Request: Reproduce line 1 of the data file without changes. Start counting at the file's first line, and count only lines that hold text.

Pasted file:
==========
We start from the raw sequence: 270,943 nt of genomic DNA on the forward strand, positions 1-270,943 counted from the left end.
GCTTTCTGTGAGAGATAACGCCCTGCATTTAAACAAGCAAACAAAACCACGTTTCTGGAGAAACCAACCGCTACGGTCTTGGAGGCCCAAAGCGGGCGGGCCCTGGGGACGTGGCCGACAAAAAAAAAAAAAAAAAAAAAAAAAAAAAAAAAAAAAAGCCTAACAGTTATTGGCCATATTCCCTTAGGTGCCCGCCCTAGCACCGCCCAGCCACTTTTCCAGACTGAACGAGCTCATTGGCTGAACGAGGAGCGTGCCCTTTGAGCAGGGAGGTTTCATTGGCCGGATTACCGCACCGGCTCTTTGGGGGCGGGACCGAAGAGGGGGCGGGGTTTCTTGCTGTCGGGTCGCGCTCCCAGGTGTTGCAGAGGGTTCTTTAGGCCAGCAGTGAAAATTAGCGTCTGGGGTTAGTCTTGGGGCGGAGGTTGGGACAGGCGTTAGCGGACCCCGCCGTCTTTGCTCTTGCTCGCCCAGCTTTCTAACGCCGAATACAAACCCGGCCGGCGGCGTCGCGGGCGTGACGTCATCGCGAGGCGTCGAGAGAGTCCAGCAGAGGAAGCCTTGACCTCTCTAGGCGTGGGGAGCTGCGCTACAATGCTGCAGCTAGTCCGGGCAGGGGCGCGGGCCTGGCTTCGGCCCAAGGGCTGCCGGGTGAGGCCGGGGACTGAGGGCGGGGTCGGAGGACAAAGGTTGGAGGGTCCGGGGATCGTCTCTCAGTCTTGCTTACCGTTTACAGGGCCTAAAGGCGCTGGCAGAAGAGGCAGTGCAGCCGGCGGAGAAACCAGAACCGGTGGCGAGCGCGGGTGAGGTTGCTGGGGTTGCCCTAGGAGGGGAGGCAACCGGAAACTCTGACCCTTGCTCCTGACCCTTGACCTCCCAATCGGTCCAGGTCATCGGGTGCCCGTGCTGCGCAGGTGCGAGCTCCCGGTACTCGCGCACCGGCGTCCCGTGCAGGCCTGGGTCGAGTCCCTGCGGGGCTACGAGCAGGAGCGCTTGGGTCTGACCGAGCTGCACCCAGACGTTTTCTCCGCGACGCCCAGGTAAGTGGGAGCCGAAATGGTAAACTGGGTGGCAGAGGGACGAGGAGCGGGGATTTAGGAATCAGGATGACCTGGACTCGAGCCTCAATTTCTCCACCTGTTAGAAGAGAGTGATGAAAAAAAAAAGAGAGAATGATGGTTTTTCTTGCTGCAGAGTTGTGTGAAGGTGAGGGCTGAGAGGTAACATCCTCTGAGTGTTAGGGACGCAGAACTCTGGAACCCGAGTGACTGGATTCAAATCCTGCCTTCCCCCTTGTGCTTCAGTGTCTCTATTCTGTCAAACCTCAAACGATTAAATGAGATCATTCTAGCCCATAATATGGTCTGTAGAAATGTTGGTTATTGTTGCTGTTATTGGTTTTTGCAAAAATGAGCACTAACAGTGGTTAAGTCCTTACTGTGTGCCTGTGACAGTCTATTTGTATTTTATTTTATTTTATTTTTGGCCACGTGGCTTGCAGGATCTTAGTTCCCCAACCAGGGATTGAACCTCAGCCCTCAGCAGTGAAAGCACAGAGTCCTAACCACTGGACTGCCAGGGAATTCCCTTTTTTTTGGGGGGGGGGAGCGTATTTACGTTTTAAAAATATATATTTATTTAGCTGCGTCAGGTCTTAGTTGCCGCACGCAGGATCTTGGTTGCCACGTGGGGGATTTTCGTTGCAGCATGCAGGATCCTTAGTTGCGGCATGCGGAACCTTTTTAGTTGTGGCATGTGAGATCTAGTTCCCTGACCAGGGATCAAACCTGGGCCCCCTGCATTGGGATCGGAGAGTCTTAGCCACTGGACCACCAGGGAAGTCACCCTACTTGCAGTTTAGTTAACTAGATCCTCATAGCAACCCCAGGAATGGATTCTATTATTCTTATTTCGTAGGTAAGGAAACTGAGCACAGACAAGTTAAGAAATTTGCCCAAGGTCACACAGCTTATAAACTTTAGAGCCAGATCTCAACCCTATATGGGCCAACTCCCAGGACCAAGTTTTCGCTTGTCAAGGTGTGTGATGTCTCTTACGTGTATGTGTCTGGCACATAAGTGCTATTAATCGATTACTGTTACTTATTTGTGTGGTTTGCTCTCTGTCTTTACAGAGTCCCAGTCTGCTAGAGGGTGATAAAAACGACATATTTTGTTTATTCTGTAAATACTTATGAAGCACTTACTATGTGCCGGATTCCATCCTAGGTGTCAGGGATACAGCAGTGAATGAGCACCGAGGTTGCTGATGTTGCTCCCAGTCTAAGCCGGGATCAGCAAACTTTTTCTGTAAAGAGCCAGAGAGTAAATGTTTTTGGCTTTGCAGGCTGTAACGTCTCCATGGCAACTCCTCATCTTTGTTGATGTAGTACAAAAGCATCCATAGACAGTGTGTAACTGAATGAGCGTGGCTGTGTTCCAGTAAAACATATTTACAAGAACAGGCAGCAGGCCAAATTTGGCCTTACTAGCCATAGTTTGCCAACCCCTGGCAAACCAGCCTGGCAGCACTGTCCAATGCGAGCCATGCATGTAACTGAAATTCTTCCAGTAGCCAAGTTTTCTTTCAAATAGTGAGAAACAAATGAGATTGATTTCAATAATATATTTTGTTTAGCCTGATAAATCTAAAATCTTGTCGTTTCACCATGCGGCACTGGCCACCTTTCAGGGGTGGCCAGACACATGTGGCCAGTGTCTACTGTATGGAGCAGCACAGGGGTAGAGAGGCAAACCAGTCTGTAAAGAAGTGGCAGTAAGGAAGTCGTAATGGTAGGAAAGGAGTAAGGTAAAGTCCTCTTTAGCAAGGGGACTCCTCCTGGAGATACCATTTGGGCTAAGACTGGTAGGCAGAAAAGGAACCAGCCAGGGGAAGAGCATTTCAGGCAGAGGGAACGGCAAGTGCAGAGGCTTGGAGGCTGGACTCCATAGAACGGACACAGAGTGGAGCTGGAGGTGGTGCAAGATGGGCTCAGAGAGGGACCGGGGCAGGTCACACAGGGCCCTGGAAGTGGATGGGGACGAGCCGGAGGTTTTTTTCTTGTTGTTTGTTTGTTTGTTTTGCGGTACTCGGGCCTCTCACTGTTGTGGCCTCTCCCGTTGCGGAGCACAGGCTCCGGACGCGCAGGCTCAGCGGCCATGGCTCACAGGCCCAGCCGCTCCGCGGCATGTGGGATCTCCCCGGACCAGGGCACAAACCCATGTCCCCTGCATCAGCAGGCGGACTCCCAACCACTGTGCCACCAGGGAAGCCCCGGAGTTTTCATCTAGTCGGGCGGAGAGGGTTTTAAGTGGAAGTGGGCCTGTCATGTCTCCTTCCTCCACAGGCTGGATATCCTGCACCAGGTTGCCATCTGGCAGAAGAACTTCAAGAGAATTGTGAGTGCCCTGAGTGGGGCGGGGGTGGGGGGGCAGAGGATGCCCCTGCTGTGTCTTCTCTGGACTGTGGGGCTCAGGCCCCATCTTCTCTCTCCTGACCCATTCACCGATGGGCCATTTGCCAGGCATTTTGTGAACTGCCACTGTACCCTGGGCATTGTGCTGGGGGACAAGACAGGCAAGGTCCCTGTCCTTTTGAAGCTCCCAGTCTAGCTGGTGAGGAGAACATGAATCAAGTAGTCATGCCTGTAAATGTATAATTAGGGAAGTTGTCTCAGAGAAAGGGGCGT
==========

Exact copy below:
We start from the raw sequence: 270,943 nt of genomic DNA on the forward strand, positions 1-270,943 counted from the left end.